Robot Assisted Comprehensive Surgical Staging for Endometrial Cancer: A Validation Study
Endometrial cancer is the most common gynecologic malignancy in
the United States, afflicting approximately 61,380 annually.
It is well-known today that most clinical stage I endometrial carcinomas
are limited to the uterus, but 20% have occult metastatic disease on final pathology
after surgical staging.
Prior to 1988, endometrial adenocarcinomas were clinically staged diseases,
primarily relying upon physical examination and radiological evidence.
A landmark trial by the Gynecologic Oncology Group (GOG),
known as GOG 33, was conducted in 1987 and paved the way for the adoption
of surgical staging for all endometrial carcinoma.
The study prospectively examined patients with clinical stage 1 carcinoma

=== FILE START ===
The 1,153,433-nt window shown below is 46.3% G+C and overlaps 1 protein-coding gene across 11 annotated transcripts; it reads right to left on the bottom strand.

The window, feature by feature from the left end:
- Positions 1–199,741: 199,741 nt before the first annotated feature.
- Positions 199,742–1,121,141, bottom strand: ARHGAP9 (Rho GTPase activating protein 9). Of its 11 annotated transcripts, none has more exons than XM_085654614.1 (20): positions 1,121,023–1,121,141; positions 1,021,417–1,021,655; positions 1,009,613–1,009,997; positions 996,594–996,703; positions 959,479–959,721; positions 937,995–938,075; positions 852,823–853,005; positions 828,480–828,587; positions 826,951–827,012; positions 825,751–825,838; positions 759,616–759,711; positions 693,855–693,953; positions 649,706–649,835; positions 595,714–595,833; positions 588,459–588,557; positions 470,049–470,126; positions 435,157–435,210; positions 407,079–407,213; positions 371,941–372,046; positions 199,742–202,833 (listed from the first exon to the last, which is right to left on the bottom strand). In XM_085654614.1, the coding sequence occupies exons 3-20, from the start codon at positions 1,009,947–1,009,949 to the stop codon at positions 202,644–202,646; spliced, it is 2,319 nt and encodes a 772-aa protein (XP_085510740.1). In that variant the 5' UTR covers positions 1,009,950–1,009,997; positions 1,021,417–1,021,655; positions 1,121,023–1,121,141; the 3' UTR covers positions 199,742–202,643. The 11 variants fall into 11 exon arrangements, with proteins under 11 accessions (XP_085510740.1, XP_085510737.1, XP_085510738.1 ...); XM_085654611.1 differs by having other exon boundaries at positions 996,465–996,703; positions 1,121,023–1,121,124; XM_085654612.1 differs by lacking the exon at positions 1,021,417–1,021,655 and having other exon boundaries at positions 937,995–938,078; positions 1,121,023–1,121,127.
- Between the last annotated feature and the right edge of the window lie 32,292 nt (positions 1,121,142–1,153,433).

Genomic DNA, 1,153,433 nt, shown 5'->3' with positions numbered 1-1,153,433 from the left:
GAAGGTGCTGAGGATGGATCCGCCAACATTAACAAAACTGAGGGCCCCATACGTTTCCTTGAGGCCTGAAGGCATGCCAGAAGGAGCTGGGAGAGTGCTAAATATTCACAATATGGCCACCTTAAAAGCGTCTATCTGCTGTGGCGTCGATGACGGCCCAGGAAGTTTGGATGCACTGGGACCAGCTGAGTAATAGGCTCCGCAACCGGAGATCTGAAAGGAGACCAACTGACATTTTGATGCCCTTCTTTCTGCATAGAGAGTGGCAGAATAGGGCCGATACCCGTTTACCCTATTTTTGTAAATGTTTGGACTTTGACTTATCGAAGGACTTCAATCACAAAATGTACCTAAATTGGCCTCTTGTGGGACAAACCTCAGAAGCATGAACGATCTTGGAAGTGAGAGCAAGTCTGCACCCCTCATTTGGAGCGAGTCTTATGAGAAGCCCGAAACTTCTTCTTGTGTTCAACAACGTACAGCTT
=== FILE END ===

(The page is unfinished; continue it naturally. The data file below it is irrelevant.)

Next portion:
of the endometrium and evaluated the surgical pathologic behaviors of these tumors.
The results were remarkable that 22% of patients assumed to have stage
1 uterine confined disease were found to have extrauterine spread
at the time of surgery with microscopic pelvic
and/or para-aortic metastases in 11% of women.
Since the publication of the study, minimally invasive techniques
have become the standard of care for the comprehensive surgical staging
of endometrial carcinomas.
In gynecologic surgery, the 1990s were notable for the advancement of
laparoscopic techniques, as well as for the development of more
advanced surgical equipment.
Multi-institutional clinical trials followed to compare laparotomy and laparoscopy.
For example, in 2009, the GOG LAP 2 study was the most prominent prospective
trial to compare these techniques during surgical staging procedures.
Gynecol Obstet Res Open J. 2019; 6(1): 20-26. doi: 10.17140/GOROJ-6-151